Save Money by Understanding Your Septic System
Knowing Your Septic System WILL Save You Money
What happens when you flush the toilet? Where does the wastewater go? For those of you not connected a municipal sewer line the solution lies in the septic tank.
A septic tank is just one component of a septic system. A system can be as simple as a septic tank and drain field or include any number of necessary add-ons such as an aeration pretreatment tank, grease trap, baffle, filter, pump or siphon chamber, distribution box or sand mound.
The size of the tank depends on the number of bedrooms in the house not the number of people or plumbing fixtures. The sizes range from 750 gallons on up and there can be 1, 2 or even 3 tanks. Having 2-3 tanks (or a 2 compartment septic tank) increases retention time of the waste material which helps to further reduce the suspended solids that could flow into the drainfield.
The drain field or sold infiltration system is the area where the liquid from the septic tank soaks into the ground. The micro-organisms in the soil remove the viruses, bacteria and most other contaminants and nutrients typically found in household wastewater. This drainfield area may be 1 or more trenches that are 5 feet wide or less, a rectangular bed or an above grade design like a mound. 1 or more vents or observation tubes are placed in the drainfield area.
When the gray water or effluent has to be lifted uphill into a drainfield, another tank is installed after the septic tank. This tank contains a pump with floating on and off switches to send the wastewater into the drainfield at preset intervals. This pump tank also known as a pump chamber or lift station has a high water alarm float switch connected to an alarm installed inside the building to warn the user when the pump is not working. Since 1980, pump tanks have about 1 one-day use capacity once the pump fails and the alarm sounds. However, most septic systems effluent pumps are maintenance free for many years.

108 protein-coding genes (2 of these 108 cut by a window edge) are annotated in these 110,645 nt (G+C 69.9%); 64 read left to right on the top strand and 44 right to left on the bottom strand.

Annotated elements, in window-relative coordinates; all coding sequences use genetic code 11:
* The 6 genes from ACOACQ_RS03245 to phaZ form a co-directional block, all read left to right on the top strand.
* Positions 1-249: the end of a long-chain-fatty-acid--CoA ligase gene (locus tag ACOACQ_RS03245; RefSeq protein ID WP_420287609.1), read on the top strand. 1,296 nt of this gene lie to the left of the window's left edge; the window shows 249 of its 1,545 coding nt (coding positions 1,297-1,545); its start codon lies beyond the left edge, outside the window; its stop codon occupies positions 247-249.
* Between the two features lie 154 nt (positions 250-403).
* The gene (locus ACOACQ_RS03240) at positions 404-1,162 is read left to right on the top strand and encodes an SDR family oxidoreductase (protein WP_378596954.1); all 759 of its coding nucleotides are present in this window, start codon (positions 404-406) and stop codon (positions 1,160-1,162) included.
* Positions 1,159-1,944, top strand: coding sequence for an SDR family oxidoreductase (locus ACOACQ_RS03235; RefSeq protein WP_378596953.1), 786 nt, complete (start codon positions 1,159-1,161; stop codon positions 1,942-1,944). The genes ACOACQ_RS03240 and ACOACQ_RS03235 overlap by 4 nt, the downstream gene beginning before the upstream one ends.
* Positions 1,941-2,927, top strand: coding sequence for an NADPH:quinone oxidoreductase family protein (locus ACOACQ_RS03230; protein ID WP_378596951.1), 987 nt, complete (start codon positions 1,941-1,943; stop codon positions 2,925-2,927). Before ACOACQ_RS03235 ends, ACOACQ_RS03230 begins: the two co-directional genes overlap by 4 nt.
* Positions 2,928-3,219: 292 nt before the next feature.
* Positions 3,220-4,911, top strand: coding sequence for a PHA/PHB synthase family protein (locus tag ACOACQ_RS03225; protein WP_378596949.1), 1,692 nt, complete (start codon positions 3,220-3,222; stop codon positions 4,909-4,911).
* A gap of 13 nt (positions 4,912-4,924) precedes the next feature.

The waste going into the septic tank comes from the bathroom toilets, garbage disposal, laundry tub, washing machine, sinks, dishwashers, bathtubs and showers, water softener, furnace and humidifier. The first 2 components are called blackwater waste. This waste contains most of the solid wastes and a majority of the pathogens and nutrients. The other components are referred to as greywater waste (water from washing and cleaning). All this material going into the septic tank separates over time into three components:
- Grease, fat and floating solid materials (scum) which rise to the top of the tank.
- Liquid waste - mostly water.
- Solid waste and sludge that settles to the bottom of the tank.
The solid waste is food for anaerobic bacteria, which releases gas and liquid components. The gas is dispersed through the plumbing system vents in the house, or tank and drainfield vents. Solids do accumulate in the septic tank. The tank must be serviced (pumped out) every 1 to 3 years or whenever the solid component of the tank exceeds 1/3 of the tank’s volume to reduce the chance of solid material flowing into the drainfield.
Grease and other floating solids are prevented from flowing out of the tank by a baffle, filter or “T” located on the inside of the tank at the outlet end. Another baffle is placed on the inlet side of the septic tank. This forces the incoming waste down into the tank, which prevents short-circuiting across the top. These baffles can deteriorate over time and must be checked at each tank servicing. There are tank baffle filters (known as the Zable filter) available that can prevent the smallest suspended particles in wastewater from getting into the drainfield, which may cause premature drainfield clogging. These filters must be maintained ever 6 months or once a year.
Where there is known to be excessive amounts of grease in the waste, typical with restaurant waste, a minimum 2 septic tank design is use with the 1st tank deemed the “grease trap”.